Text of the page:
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Asshole
ifelldownthestairs at 8:31PM, July 22, 2010
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posts: 432
joined: 7-4-2007
Another comic we weren't too fond of (I know, SCHOCKING), but with some work on the humor and story writing, as well as giving a purpose to the photo/comic dynamic, this could be much better. Whaddya think 'bout THAT, HUH?
you know why birds don't write their memoirs? because birds don't lead epic lives, that's why. who'd want to read what a bird does? nobody. that's who.
last edited on July 18, 2011 10:15AM
harkovast at 6:57PM, July 23, 2010
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posts: 5,198
joined: 10-12-2008
This one just didn't work for me.
It wasn't especially funny or very interesting.
I've seen so many other comics like this that one more doesn't move me at all.

For more Harkovast related goings on, go to the Harkovast Forum
last edited on July 18, 2011 10:15AM
Abt_Nihil at 8:42AM, July 26, 2010
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posts: 1,238
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This might be off topic, since it isn't specifically about Asshole, but I was just wondering - I have been reading your reviews sporadically, and pretty much every review was bashing the comic in question, so: Is it all worth it?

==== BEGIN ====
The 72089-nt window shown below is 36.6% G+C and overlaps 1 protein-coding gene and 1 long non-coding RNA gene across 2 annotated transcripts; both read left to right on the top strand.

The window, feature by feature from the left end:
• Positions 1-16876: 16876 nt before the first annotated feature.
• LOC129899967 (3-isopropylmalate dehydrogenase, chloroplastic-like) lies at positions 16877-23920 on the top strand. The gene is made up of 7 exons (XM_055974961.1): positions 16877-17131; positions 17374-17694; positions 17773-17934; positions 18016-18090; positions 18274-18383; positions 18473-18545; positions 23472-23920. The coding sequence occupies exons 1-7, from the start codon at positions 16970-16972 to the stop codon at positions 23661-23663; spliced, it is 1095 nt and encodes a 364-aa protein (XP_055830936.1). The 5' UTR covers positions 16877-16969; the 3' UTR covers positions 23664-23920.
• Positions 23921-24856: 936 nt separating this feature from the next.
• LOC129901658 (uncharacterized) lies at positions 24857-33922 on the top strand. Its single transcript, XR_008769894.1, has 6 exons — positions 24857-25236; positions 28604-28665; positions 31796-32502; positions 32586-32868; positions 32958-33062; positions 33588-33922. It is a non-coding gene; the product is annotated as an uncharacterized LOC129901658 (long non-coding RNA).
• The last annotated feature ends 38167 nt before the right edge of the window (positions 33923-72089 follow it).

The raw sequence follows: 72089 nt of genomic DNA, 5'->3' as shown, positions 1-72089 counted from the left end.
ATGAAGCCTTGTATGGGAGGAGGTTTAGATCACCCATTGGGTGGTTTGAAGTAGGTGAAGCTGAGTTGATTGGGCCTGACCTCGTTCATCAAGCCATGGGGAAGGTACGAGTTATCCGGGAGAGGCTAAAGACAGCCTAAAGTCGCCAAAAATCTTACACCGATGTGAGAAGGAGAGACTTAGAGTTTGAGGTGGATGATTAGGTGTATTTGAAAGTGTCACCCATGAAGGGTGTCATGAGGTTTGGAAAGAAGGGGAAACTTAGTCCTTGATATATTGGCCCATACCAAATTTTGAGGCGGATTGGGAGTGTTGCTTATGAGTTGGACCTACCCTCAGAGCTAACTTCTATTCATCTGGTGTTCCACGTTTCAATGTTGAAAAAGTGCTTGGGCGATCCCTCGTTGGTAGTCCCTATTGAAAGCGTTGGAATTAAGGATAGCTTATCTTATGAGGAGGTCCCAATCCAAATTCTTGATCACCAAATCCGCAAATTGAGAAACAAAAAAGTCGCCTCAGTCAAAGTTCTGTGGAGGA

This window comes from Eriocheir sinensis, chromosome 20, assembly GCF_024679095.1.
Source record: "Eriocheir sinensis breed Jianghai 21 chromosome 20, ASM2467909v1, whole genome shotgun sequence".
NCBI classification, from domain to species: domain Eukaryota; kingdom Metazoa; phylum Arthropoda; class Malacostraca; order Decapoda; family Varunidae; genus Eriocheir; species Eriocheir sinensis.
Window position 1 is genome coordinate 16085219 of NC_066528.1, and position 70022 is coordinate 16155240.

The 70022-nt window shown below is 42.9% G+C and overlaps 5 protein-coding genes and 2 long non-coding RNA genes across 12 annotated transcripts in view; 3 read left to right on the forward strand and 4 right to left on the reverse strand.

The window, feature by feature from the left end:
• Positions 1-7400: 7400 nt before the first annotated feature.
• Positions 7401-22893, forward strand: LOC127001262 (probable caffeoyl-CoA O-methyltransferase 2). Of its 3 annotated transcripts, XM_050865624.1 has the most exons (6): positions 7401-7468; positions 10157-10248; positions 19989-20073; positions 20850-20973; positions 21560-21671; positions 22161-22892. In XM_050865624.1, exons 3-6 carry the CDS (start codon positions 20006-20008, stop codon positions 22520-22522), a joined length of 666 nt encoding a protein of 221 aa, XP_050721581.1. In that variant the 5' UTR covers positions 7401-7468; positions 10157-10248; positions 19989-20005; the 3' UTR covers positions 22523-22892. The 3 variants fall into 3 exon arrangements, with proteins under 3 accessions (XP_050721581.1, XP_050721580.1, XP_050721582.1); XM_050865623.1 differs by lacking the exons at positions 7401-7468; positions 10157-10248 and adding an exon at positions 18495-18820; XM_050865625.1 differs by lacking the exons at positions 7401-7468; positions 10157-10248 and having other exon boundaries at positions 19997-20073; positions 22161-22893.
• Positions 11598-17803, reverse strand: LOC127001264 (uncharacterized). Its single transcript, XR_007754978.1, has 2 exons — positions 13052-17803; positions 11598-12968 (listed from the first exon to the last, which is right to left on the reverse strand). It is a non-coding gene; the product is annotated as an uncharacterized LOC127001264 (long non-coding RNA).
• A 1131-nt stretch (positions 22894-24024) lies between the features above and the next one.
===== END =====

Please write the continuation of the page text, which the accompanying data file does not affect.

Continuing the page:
I'm sure there are some positive reviews I missed, but as far as I know, Asshole is one of those comics that are mildly funny and don't hurt anyone (and trevor's a nice guy), so what would be wrong with saying: Hey, let's just leave it at that? I realize that the creators did ask for having their comic reviewed, but the fundamental question - is it all worth it? - just slaps you in the face. You could be spending your time more productively, reading great stuff and remain popular, but no, you just have to do this. But for what? Some misguided sense of obligation? The greater good? Do you have too many friends in real life so you at least need some virtual enemies??